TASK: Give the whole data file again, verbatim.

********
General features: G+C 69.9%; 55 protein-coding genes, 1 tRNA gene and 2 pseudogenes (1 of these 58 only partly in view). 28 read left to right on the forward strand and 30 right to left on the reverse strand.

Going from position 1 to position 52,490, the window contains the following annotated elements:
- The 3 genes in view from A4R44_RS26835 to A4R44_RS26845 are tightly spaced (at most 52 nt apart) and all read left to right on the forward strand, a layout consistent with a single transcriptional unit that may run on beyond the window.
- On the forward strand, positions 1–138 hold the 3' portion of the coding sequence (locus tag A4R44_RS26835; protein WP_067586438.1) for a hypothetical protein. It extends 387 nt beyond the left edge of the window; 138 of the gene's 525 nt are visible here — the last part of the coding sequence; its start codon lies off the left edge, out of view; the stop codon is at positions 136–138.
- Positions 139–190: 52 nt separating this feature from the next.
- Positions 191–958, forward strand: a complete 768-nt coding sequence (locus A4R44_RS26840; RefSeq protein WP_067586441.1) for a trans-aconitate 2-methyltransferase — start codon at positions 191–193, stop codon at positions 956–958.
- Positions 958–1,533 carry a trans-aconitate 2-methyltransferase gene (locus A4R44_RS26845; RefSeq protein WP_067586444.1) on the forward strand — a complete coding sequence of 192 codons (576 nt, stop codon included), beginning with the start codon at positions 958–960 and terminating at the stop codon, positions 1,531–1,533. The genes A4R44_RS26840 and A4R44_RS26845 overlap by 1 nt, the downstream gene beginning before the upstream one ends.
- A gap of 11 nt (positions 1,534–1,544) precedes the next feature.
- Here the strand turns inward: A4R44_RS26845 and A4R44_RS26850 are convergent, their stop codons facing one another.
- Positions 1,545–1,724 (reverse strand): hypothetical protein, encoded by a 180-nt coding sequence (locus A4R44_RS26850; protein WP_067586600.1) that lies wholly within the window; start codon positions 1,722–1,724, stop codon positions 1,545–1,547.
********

General features: G+C 69.9%; 55 protein-coding genes, 1 tRNA gene and 2 pseudogenes (1 of these 58 only partly in view). 28 read left to right on the forward strand and 30 right to left on the reverse strand.

Going from position 1 to position 52,490, the window contains the following annotated elements:
- The 3 genes in view from A4R44_RS26835 to A4R44_RS26845 are tightly spaced (at most 52 nt apart) and all read left to right on the forward strand, a layout consistent with a single transcriptional unit that may run on beyond the window.
- On the forward strand, positions 1–138 hold the 3' portion of the coding sequence (locus tag A4R44_RS26835; protein WP_067586438.1) for a hypothetical protein. It extends 387 nt beyond the left edge of the window; 138 of the gene's 525 nt are visible here — the last part of the coding sequence; its start codon lies off the left edge, out of view; the stop codon is at positions 136–138.
- Positions 139–190: 52 nt separating this feature from the next.
- Positions 191–958, forward strand: a complete 768-nt coding sequence (locus A4R44_RS26840; RefSeq protein WP_067586441.1) for a trans-aconitate 2-methyltransferase — start codon at positions 191–193, stop codon at positions 956–958.
- Positions 958–1,533 carry a trans-aconitate 2-methyltransferase gene (locus A4R44_RS26845; RefSeq protein WP_067586444.1) on the forward strand — a complete coding sequence of 192 codons (576 nt, stop codon included), beginning with the start codon at positions 958–960 and terminating at the stop codon, positions 1,531–1,533. The genes A4R44_RS26840 and A4R44_RS26845 overlap by 1 nt, the downstream gene beginning before the upstream one ends.
- A gap of 11 nt (positions 1,534–1,544) precedes the next feature.
- Here the strand turns inward: A4R44_RS26845 and A4R44_RS26850 are convergent, their stop codons facing one another.
- Positions 1,545–1,724 (reverse strand): hypothetical protein, encoded by a 180-nt coding sequence (locus A4R44_RS26850; protein WP_067586600.1) that lies wholly within the window; start codon positions 1,722–1,724, stop codon positions 1,545–1,547.